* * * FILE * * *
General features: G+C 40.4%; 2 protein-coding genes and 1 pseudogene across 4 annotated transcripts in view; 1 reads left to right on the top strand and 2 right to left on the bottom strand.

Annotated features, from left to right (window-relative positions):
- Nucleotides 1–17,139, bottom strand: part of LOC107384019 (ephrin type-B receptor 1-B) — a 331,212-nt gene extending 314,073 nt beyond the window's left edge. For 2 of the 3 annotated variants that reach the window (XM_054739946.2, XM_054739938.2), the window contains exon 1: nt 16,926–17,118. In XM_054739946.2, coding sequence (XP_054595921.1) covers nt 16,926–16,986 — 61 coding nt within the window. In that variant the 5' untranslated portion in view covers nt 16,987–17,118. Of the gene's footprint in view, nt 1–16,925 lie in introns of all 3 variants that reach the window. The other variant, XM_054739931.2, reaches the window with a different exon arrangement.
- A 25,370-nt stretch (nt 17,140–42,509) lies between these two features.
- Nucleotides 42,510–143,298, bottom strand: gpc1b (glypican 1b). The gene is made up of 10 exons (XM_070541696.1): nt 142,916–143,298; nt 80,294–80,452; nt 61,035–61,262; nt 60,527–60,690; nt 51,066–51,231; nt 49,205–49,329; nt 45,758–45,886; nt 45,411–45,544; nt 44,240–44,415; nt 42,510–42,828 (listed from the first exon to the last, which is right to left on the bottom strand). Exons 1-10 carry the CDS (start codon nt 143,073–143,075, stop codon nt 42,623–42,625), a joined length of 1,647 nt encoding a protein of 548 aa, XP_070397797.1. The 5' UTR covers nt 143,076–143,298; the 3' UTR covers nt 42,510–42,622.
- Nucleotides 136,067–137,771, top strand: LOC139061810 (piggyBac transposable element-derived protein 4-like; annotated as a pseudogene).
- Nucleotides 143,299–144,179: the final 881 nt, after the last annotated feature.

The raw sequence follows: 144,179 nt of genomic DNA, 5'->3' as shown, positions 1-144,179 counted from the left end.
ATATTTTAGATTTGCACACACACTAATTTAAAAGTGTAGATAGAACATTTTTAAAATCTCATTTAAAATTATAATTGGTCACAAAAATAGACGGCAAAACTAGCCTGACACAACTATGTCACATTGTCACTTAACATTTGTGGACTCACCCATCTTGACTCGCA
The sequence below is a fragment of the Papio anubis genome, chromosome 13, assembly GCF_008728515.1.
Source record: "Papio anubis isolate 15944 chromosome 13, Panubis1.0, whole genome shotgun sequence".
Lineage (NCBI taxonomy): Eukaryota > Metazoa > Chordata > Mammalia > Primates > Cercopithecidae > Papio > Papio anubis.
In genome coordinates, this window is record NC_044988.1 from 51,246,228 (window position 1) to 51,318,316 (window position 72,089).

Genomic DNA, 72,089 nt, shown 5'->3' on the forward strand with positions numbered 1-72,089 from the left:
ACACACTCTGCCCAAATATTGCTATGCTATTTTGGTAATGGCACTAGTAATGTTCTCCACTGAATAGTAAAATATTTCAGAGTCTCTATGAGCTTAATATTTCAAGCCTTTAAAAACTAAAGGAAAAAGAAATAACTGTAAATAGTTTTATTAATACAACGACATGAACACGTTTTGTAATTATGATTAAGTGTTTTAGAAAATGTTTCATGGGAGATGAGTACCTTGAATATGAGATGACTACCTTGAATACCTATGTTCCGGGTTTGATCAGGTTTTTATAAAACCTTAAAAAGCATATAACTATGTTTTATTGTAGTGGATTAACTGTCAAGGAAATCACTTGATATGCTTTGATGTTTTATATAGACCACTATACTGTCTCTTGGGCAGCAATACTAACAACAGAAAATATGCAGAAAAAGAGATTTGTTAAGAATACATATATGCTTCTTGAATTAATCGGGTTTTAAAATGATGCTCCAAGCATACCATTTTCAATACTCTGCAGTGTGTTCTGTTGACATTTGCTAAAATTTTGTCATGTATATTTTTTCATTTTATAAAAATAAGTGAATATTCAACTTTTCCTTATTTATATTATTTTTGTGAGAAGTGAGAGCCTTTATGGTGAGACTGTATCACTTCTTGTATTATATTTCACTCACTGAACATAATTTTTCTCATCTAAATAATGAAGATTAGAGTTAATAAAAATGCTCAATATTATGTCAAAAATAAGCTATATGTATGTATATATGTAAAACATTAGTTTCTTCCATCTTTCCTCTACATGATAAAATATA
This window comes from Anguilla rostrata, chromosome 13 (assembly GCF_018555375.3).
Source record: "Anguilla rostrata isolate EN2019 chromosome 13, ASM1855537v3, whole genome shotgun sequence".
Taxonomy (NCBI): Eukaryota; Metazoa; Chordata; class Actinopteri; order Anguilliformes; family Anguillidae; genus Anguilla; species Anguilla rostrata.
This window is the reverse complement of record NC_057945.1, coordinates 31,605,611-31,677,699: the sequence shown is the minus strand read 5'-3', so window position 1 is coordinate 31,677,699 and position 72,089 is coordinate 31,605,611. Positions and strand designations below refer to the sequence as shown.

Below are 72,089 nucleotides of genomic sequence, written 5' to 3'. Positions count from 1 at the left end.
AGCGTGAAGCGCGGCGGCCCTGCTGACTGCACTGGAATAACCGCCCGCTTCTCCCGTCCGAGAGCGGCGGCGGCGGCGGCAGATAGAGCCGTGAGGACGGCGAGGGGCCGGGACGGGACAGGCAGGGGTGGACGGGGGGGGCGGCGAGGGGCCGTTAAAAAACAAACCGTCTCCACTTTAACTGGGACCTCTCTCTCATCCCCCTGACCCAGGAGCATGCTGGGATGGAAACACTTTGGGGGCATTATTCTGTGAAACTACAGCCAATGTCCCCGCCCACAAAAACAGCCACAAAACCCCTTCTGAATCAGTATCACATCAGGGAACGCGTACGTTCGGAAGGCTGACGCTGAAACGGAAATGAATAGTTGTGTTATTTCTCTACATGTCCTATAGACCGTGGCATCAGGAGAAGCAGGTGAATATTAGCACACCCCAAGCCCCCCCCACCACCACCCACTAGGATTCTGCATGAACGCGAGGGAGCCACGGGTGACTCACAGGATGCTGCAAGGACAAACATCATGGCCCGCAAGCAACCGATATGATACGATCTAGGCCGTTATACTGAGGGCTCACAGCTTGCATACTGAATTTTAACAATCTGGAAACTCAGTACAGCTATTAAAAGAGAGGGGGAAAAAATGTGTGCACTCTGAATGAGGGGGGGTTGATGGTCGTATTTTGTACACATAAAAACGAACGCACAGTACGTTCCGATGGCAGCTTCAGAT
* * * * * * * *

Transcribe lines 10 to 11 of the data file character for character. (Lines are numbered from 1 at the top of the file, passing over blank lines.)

The sequence below is a fragment of the Papio anubis genome, chromosome 13, assembly GCF_008728515.1.
Source record: "Papio anubis isolate 15944 chromosome 13, Panubis1.0, whole genome shotgun sequence".